In early 19th century France the paroled prisoner Jean Valjean seeks redemption, regains his social standing, and rises to the rank of mayor. He encounters a beautiful but desperately ill woman named Fantine and cares for her daughter, Cosette, after her death. All the while he is obsessively pursuedMore »
In early 19th century France the paroled prisoner Jean Valjean seeks redemption, regains his social standing, and rises to the rank of mayor. He encounters a beautiful but desperately ill woman named Fantine and cares for her daughter, Cosette, after her death. All the while he is obsessively pursued by the policeman Javert, who vows to make him pay for the crimes of his past.« Less
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“The spirit of resistance to government is so valuable on certain occasions that I wish it to be always kept alive.” –Thomas Jefferson
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To love another person is to see the face of God.
“If your actions inspire others to dream more, learn more, do more and become more, you are a leader.” –John Quincy Adams
“Music expresses that which cannot be put into words and that which cannot remain silent” ― Victor Hugo
Bishop: "But remember this, my brother, see in this some higher plan. You must use this precious silver to become an honest man. By the witness of the martyrs, by the Passion and the Blood, God has raised you out of darkness; I have bought your soul for God!"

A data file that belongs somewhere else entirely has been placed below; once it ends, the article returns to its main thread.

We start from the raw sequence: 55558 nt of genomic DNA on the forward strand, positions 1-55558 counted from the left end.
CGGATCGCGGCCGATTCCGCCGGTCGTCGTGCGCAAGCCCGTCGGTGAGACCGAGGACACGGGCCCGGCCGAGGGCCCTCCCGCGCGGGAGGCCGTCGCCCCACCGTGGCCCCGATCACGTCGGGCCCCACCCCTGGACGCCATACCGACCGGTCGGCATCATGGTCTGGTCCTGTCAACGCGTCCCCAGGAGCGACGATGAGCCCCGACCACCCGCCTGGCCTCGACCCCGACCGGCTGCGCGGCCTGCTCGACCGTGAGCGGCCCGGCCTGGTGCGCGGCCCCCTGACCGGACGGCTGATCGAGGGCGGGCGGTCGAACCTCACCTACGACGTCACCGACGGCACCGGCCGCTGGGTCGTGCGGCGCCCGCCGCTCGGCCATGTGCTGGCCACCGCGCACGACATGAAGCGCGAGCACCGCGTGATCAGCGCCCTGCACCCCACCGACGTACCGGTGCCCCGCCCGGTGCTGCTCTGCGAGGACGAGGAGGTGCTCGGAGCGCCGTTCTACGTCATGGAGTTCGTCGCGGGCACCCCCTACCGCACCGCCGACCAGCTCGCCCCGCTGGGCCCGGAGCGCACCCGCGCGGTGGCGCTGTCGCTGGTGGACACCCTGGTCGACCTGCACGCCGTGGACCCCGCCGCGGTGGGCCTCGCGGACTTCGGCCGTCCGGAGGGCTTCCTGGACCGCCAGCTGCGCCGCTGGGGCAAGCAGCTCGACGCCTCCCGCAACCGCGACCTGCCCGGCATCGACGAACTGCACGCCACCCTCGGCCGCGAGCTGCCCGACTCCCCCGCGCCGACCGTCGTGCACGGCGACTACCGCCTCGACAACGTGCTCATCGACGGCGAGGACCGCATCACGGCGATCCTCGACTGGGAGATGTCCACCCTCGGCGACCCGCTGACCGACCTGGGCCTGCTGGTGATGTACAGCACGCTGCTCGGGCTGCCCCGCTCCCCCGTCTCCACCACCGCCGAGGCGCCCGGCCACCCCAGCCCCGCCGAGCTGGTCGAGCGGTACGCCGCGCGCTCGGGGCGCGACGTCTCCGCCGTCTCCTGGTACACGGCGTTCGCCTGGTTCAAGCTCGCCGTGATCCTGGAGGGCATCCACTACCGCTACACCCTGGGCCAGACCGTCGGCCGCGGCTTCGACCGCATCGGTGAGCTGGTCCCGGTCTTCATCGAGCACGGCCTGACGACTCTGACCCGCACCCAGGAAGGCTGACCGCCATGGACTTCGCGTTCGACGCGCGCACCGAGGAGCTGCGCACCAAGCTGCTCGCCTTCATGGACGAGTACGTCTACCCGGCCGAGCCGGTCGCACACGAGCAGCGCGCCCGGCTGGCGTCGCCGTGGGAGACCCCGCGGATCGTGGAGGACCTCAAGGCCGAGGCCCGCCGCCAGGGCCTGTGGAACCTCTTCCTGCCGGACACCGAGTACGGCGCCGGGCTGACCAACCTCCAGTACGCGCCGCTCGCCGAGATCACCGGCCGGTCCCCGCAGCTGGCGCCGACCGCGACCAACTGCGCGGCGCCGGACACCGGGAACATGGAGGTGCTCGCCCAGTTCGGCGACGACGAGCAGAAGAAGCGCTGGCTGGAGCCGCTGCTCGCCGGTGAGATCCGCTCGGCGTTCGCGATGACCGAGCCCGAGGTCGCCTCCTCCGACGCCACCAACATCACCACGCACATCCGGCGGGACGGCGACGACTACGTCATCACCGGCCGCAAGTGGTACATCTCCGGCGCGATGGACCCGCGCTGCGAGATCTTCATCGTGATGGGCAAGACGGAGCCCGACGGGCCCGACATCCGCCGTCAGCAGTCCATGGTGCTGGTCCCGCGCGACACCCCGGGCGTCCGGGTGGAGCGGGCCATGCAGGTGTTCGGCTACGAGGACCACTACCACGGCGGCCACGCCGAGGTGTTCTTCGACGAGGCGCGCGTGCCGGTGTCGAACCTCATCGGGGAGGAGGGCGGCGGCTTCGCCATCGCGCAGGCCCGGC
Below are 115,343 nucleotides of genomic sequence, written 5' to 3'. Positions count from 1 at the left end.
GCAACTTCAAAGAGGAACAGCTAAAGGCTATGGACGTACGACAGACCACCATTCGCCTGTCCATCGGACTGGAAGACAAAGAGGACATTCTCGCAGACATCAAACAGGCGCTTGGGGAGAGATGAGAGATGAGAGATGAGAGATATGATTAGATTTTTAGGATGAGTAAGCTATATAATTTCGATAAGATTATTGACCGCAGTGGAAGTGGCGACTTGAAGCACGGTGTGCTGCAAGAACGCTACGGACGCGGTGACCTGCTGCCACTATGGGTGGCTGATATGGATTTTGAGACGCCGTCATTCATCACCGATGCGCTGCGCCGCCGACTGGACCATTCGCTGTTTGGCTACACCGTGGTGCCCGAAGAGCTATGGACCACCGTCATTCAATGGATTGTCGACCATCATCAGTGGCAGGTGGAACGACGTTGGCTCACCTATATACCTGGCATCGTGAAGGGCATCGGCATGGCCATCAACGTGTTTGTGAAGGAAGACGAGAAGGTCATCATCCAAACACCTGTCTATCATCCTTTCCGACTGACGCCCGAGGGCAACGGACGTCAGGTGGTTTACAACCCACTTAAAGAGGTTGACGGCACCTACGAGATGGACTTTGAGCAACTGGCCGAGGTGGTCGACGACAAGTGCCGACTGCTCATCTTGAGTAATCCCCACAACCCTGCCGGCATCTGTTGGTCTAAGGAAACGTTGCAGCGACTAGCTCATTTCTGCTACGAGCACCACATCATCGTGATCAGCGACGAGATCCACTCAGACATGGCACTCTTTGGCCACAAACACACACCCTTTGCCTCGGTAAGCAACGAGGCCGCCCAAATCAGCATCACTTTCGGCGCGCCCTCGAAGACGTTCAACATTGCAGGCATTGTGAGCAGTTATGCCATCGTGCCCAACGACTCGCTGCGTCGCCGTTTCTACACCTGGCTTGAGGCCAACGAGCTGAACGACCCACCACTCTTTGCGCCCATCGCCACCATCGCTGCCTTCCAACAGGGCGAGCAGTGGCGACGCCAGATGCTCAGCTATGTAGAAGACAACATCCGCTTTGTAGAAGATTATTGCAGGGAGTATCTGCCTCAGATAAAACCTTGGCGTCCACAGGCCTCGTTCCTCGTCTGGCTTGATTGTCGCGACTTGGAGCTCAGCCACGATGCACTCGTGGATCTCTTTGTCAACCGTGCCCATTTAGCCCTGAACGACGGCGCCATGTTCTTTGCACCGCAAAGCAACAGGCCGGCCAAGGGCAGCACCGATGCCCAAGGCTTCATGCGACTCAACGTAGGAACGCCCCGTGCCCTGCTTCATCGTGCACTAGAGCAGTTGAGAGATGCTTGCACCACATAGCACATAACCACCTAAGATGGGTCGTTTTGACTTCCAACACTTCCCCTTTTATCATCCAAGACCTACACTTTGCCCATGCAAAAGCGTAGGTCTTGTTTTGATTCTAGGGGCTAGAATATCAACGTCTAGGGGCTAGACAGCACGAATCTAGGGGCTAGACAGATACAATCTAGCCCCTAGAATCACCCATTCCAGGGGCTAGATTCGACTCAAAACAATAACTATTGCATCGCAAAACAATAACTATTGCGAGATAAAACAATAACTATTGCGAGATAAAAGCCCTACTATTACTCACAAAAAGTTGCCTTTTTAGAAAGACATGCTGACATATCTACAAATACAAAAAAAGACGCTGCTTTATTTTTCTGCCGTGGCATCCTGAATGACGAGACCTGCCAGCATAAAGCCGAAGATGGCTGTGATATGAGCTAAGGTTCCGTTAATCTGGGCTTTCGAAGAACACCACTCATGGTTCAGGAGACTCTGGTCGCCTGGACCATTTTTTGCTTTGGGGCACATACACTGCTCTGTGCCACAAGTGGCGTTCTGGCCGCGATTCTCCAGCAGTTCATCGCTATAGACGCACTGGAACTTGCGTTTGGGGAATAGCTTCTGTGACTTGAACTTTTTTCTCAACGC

Gavroche: "This is the land I fought for liberty, now when we fight, we fight for bread... here is the thing about equality, everyone's equal when they're dead."
Lord let me find him, that I may see him safe behind bars I will never rest. Till then, this I swear. This I swear by the stars.
"But the tigers come at night. With their voices soft as thunder. As they tear your hope apart. As they turn your dreams to shame. He slept one summer by my side. Filled my days with endless wonder. He took my childhood in his stride. But he was gone when autum came."
"Look down, look down, don't look 'em in the eye. Look down, look down. You're here until you die."
"Who am I? Can I condem this man to slavery? Pretend I do not feel his agony? And must my name until I die be no more than an alibi? Must I lie? How can I ever face my fellow men? How can I ever face myself again."
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